Getting interior book design right in paper can be surprisingly tough, even with awesome tech. Tonight I stripped out the deep indents and extra tabs and deleted blank pages between chapters. Then I had to redo all the numbers in the Table of Contents. I would rather have used those four hours to work on two new books I’ve got planned.

Time management is a constant challenge.

To master my use of time, I track time and word counts with my calendar and I even use the  stopwatch on my computer. I drink smoothies because it’s healthier, but also faster, with less clean up. When I exercise, I go for fast and intense so I’m not losing time in the gym that could be productive otherwise.

I’m ruthless and committed so I get the time to do all the things I need to do to get stuff done. Some people like socializing and the great outdoors. I can sit at my desk for many hours without ever getting bored and I’m afraid to go outside. I frequently skip sleep so I can pound my head against the brick wall to get everything done. I did have a nap this afternoon, but I dreamt lucidly and came up with three battle scenes for Season Three. That’s good because skipped sleep isn’t a good idea. However, when the demon ideas bombard me as I suffer insomnia, it’s not really a choice but I may as well go with it and get something out of it.

This month I have to:

Launch another website and information materials for a new business;  prep for that launch while writing and revising two books; revamp another book and plan promotions. I must move into a new office, buy a printer, office furniture, supplies, surveillance cameras, new finance hardware, new software and put together a new mailing campaign for the new biz.

Sadly, I probably need to learn how to format the print books myself or find someone else to do it.

One of the big keys to turn the lock on getting stuff done is to do first what needs to be done most. Therefore, I try to get into writing as early in the day as possible. Also, choose to do things that have a solid ship date. I have a huge writing project and a much smaller, easier writing project. I’ll get the smaller one off the table first. 

This strategy not only maintains my will to live, it makes me look more productive because more stuff is flying out the the door faster. When I choose my project, I focus on the one I can complete within the shorter time frame first. Otherwise, I’d be juggling several projects but never bringing anything in for a landing.

Tonight’s unexpected reformatting fiasco sure didn’t fit with the plan I had for today. Sometimes, the time management thing just doesn’t work. Man plans. God giggles.


This Plague of Days Q & A (Part 2)

Somebody asked if This Plague of Days is gory.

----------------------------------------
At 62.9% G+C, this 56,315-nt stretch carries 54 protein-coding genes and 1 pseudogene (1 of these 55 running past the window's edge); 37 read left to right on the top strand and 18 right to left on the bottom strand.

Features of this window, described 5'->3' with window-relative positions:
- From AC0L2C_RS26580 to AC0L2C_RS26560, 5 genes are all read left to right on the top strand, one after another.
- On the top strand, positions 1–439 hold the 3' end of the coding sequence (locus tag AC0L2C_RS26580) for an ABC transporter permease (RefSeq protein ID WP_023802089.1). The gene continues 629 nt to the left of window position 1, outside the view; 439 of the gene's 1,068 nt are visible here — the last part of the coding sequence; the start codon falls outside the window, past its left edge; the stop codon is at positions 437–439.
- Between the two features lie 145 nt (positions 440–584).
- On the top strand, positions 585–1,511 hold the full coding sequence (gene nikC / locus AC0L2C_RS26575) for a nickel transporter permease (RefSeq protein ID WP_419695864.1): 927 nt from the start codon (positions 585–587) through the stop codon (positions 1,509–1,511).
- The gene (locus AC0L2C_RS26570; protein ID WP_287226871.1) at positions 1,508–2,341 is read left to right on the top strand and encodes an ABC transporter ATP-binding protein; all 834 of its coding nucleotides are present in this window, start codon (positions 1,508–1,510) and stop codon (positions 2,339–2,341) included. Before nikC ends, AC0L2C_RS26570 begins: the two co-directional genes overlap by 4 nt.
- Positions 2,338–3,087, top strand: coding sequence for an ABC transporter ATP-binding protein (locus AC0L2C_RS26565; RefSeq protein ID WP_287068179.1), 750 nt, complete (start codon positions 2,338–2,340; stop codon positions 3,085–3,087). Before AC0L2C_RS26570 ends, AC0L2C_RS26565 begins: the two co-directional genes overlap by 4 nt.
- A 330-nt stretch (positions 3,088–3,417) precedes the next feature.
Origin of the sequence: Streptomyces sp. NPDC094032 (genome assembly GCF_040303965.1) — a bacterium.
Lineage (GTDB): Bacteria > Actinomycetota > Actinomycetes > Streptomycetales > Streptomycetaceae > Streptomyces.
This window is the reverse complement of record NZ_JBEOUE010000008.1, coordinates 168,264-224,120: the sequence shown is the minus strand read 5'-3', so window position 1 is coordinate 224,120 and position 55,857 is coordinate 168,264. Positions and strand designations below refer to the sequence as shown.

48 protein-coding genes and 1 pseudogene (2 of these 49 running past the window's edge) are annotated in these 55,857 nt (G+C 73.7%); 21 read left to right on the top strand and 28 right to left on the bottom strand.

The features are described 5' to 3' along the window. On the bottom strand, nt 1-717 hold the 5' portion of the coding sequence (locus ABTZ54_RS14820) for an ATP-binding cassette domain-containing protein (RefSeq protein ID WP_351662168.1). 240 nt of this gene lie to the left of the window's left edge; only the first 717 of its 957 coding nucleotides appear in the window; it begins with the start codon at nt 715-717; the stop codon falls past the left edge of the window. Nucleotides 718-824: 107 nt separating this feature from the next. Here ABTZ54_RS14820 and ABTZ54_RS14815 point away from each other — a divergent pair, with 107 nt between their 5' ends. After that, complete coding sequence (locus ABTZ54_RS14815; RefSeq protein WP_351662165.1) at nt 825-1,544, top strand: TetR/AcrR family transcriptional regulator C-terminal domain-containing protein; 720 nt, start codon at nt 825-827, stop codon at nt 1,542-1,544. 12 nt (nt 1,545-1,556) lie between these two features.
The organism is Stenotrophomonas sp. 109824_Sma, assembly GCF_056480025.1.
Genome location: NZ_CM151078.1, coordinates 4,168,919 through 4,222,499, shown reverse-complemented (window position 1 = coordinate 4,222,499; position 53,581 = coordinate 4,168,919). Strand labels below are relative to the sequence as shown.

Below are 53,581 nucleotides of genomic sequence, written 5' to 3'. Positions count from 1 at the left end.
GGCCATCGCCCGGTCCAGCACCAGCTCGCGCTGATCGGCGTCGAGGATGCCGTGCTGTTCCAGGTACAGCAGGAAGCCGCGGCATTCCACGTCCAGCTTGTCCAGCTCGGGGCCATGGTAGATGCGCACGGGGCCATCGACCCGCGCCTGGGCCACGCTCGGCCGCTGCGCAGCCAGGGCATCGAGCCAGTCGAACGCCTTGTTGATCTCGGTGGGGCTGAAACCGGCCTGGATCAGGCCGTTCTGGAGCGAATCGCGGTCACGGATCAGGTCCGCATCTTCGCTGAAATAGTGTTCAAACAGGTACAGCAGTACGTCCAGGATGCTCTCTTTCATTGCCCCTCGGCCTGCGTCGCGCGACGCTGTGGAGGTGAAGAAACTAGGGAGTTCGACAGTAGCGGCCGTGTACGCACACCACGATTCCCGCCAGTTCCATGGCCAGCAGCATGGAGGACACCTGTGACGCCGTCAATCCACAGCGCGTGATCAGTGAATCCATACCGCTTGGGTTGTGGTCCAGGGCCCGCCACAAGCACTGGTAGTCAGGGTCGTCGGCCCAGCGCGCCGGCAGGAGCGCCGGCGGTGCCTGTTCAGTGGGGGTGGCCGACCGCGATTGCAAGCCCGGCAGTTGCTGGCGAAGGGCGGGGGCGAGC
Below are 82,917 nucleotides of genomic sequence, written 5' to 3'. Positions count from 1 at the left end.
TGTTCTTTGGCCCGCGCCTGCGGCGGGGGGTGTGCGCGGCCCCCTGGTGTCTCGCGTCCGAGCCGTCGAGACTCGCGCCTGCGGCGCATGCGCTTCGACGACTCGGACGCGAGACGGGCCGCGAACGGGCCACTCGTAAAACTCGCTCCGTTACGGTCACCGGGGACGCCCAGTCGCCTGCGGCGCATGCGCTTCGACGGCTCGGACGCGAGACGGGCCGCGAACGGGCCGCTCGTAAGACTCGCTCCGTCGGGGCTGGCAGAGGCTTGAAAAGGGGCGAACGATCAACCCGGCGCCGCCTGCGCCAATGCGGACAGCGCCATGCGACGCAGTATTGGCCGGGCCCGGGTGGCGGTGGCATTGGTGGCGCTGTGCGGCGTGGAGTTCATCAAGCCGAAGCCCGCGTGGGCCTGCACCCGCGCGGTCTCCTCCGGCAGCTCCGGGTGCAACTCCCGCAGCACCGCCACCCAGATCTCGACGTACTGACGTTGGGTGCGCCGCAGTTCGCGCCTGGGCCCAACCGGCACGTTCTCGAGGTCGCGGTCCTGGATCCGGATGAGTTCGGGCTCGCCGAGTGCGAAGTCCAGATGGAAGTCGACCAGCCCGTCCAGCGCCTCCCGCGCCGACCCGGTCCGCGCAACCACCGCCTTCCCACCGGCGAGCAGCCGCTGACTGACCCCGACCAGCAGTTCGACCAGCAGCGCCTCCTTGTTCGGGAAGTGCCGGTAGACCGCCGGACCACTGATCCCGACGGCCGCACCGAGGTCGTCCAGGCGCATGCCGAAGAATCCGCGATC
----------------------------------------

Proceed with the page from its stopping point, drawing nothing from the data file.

The complete first and second seasons are up. Season 2 Episode 1 launches Monday. Click carefully so you get the right ones. Cheers!

The complete first and second seasons are up. Season 2 Episode 1 launches Monday. Click carefully so you get the right ones. Cheers!

Quite the conunbump, isn’t it? I mean, it can’t be a binary, yes or no answer. It’s a suspenseful story. One of my beta readers told me Season One isn’t horror but Season Two definitely is,  with more supernatural elements. And let’s not forget teaching a bit of Latin, discovering the names of new colors and learning the glabella relaxation trick. It’s a rich tapestry, I say.

Season One is based at the edge of reality but keeps a foot in that door. Season Two straddles the divide somewhat between international military thriller and some dreamy, supernatural scenes. I’m not trying to weasel out of giving an answer, but the reader is the variable, not I. Gee whiz, I tell the truth of one grisly coffin birth and suddenly I’m a monster. The coffin birth in question probably isn’t what you think it is if you’re a reasonably sane person. That’s a bit of (wisely) obscure knowledge.

This is my waffling way of saying that how gory you think it is depends entirely on you. Please read Season Two‘s sample or get Episode 1 on Monday and decide for yourself. Sorry, that’s the best I can do without crawling behind the controls of your brain and pushing all the buttons at once to see what happens.

One or two reviewers have mentioned that TPOD is a bit gory, but it’s not at all Texas Chainsaw Massacre over-the-top. Each act of violence advances the plot. In fact, everything advances the plot, even if I haven’t yet pulled back the curtain and yelled, “See? See? See!” Seeds are buried in Season One that don’t pay off until Season Three.

My kids are a couple of geniuses, although I’m proof emotional maturity doesn’t necessarily come with age. At ages 11 and 14, I’d let my kids read it. They’ve watched The Walking Dead and I hope they’ll read The Stand soon. Is The Stand gory? No. I don’t remember it like that. I loved that one and I purred softly when someone compared TPOD to Stephen King’s masterpiece.

(If you’re reading Season Two, have you gotten to the joke about The Stand yet? Did you laugh? I chuckled when it rose up off the screen. And the buried Highlander joke is kind of a gem, too.)

Ah. So it’s a joke book, but with a hero on the autism spectrum in grim circumstances. Speaking of which…